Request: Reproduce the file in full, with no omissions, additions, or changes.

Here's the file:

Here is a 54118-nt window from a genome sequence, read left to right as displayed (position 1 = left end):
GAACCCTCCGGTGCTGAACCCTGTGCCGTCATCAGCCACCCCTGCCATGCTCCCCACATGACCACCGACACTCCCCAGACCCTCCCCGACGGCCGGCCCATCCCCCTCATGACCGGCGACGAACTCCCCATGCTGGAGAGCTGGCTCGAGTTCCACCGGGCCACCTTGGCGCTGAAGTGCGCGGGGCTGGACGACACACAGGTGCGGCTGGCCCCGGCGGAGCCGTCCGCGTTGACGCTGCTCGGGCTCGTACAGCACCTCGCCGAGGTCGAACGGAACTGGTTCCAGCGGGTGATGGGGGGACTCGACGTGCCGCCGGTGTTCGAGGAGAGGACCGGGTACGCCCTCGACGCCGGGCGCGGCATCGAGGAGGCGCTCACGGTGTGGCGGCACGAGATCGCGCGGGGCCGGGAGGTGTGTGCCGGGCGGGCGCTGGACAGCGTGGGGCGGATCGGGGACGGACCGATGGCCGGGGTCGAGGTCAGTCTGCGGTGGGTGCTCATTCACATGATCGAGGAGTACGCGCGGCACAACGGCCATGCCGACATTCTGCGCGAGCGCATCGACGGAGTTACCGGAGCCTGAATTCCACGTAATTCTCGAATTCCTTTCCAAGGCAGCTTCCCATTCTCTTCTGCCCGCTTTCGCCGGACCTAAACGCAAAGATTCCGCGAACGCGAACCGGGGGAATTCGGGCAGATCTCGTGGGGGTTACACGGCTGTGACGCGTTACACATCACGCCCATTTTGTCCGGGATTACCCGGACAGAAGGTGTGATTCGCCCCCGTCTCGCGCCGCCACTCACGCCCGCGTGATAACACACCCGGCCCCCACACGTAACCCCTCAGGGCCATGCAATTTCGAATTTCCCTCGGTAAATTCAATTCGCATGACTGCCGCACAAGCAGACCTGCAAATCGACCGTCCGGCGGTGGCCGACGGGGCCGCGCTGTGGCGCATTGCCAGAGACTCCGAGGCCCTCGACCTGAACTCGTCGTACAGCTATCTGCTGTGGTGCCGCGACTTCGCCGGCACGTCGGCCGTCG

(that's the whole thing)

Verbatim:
Here is a 54118-nt window from a genome sequence, read left to right as displayed (position 1 = left end):
GAACCCTCCGGTGCTGAACCCTGTGCCGTCATCAGCCACCCCTGCCATGCTCCCCACATGACCACCGACACTCCCCAGACCCTCCCCGACGGCCGGCCCATCCCCCTCATGACCGGCGACGAACTCCCCATGCTGGAGAGCTGGCTCGAGTTCCACCGGGCCACCTTGGCGCTGAAGTGCGCGGGGCTGGACGACACACAGGTGCGGCTGGCCCCGGCGGAGCCGTCCGCGTTGACGCTGCTCGGGCTCGTACAGCACCTCGCCGAGGTCGAACGGAACTGGTTCCAGCGGGTGATGGGGGGACTCGACGTGCCGCCGGTGTTCGAGGAGAGGACCGGGTACGCCCTCGACGCCGGGCGCGGCATCGAGGAGGCGCTCACGGTGTGGCGGCACGAGATCGCGCGGGGCCGGGAGGTGTGTGCCGGGCGGGCGCTGGACAGCGTGGGGCGGATCGGGGACGGACCGATGGCCGGGGTCGAGGTCAGTCTGCGGTGGGTGCTCATTCACATGATCGAGGAGTACGCGCGGCACAACGGCCATGCCGACATTCTGCGCGAGCGCATCGACGGAGTTACCGGAGCCTGAATTCCACGTAATTCTCGAATTCCTTTCCAAGGCAGCTTCCCATTCTCTTCTGCCCGCTTTCGCCGGACCTAAACGCAAAGATTCCGCGAACGCGAACCGGGGGAATTCGGGCAGATCTCGTGGGGGTTACACGGCTGTGACGCGTTACACATCACGCCCATTTTGTCCGGGATTACCCGGACAGAAGGTGTGATTCGCCCCCGTCTCGCGCCGCCACTCACGCCCGCGTGATAACACACCCGGCCCCCACACGTAACCCCTCAGGGCCATGCAATTTCGAATTTCCCTCGGTAAATTCAATTCGCATGACTGCCGCACAAGCAGACCTGCAAATCGACCGTCCGGCGGTGGCCGACGGGGCCGCGCTGTGGCGCATTGCCAGAGACTCCGAGGCCCTCGACCTGAACTCGTCGTACAGCTATCTGCTGTGGTGCCGCGACTTCGCCGGCACGTCGGCCGTCG